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Austin Eastciders to introduce small batch ciders this fall

Arianna Auber

Just after the doors to Austin Eastciders’ long-awaited urban cidery open at an old railroad station in late October, the cider makers will send out limited numbers of a new release using a rare American heirloom apple. Small Batch No. 1, coming out in Texas stores Nov. 3, is the first in a series of small batch ciders that Austin Eastciders is making to experiment with these hard-to-get apples and with barrel-aging.

Founder Ed Gibson wanted to make a couple of single-varietal ciders with the heirloom apples that pre-Prohibition cider all contained, so Small Batch No. 1 features Winesap apples, which were “used in some of the finest ciders made in America” during cider’s heyday just before Prohibition, according to a press release. During that time, the Eastciders press release said, cider was the most popular drink in the U.S.

A lot of the heirloom varieties like Winesap aren’t cultivated for many of today’s ciders, primarily because they aren’t as prolific as they used to be. But an 1895 catalog for a nursery in Hyde Park (then the largest nursery west of the Mississippi River) offered Winesap trees for sale to Austinites, “noting their value for cider making,” the press release said. Gibson discovered that a small amount of these trees are still being grown in Texas’ High Plains region, and he was eager to use the apples they bore.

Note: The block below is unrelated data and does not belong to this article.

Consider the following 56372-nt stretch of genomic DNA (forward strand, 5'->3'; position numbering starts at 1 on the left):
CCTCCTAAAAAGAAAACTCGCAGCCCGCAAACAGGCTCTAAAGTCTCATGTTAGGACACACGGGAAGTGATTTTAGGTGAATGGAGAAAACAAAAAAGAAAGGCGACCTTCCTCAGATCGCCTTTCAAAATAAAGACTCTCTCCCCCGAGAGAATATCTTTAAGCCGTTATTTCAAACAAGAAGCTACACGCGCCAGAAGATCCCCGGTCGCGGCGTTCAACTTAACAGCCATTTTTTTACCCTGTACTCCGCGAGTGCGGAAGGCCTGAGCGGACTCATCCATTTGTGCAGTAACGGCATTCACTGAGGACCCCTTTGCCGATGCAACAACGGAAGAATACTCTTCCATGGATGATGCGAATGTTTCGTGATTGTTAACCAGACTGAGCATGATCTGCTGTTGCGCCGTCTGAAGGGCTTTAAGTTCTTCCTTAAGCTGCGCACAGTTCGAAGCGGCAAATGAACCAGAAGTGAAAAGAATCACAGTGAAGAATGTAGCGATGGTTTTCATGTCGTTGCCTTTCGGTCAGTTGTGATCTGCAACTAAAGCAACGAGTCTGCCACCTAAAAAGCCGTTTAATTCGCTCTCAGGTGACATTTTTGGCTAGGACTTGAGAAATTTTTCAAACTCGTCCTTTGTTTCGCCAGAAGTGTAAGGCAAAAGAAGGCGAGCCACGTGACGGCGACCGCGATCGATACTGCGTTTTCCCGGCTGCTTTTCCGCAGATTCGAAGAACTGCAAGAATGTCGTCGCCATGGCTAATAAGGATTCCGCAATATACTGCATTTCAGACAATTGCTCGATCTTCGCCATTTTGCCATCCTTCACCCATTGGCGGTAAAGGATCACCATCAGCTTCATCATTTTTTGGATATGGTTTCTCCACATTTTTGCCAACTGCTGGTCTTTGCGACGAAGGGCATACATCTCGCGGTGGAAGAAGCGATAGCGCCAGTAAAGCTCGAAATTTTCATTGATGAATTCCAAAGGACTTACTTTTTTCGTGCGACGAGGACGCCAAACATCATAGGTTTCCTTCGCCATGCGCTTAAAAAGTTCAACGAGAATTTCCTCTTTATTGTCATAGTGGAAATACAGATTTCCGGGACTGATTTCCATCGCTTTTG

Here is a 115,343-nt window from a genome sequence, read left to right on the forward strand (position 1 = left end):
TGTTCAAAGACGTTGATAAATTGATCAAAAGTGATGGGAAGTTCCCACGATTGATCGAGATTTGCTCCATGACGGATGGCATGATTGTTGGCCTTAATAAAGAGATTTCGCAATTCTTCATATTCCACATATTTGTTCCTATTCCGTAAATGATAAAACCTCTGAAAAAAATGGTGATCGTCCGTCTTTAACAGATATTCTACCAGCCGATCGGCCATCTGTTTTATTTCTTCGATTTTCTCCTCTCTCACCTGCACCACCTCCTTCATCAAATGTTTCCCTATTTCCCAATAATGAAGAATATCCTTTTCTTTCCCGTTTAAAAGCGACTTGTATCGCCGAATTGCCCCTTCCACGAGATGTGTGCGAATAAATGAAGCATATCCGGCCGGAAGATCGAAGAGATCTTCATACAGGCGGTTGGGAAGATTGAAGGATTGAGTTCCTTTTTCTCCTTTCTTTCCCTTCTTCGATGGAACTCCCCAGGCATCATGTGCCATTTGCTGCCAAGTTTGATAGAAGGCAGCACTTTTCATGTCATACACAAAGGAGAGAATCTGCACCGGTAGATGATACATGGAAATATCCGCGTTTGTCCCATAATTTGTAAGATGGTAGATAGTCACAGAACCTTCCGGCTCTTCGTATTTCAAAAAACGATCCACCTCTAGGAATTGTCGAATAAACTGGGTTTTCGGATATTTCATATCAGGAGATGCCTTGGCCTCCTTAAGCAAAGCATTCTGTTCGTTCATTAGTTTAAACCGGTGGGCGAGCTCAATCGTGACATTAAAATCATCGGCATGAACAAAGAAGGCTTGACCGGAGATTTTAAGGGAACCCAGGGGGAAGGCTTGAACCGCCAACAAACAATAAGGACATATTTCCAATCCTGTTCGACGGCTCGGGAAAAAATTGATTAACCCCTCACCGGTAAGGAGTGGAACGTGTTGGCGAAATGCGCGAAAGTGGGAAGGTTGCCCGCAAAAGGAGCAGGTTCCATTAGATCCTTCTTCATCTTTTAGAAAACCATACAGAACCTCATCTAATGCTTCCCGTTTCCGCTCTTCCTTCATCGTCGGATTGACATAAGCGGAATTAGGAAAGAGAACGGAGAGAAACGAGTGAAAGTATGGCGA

“It’s fascinating unearthing these celebrated old varieties, some of which are now virtually extinct, and rediscovering all these unique, long-lost flavors from the golden age of cider,” Gibson said.

What are the flavors you’ll taste in the Small Batch No. 1? It’s a very different sort of cider from Austin Eastciders’ two mainstays, Gold Top and Original. Gibson said the Winesap cider has “a strange and lovely cotton candy aroma and a surprising savory note to the taste. It’s citrusy and salty, almost reminiscent of a margarita, with a punchy acidity and a nice, dry finish.”

If that doesn’t sound much like the cider you’re used to drinking, that’s because Small Batch No. 1, he added, is very similar to the ciders of the early 1900s. “I’ve never had a cider quite like it,” he said.

Only 100 cases of Small Batch No. 1 will be distributed to stores, starting with a release party on Oct. 29 at East End Wines. In the coming months, the cidery has plans to make more small batch ciders, including a single-varietal with Arkansas Black heirloom apples and ones aged in bourbon and rum barrels — and they’ll all be created in the East Austin cidery that Gibson has been trying to open for quite some time now.

Austin Eastciders will officially open on Oct. 25 with a big celebration followed by several events during Austin Beer Week. The first public tour of the cidery, at 979 Springdale Rd., will give visitors a chance to see how cider is made. For more information about the opening or the small batch ciders, visit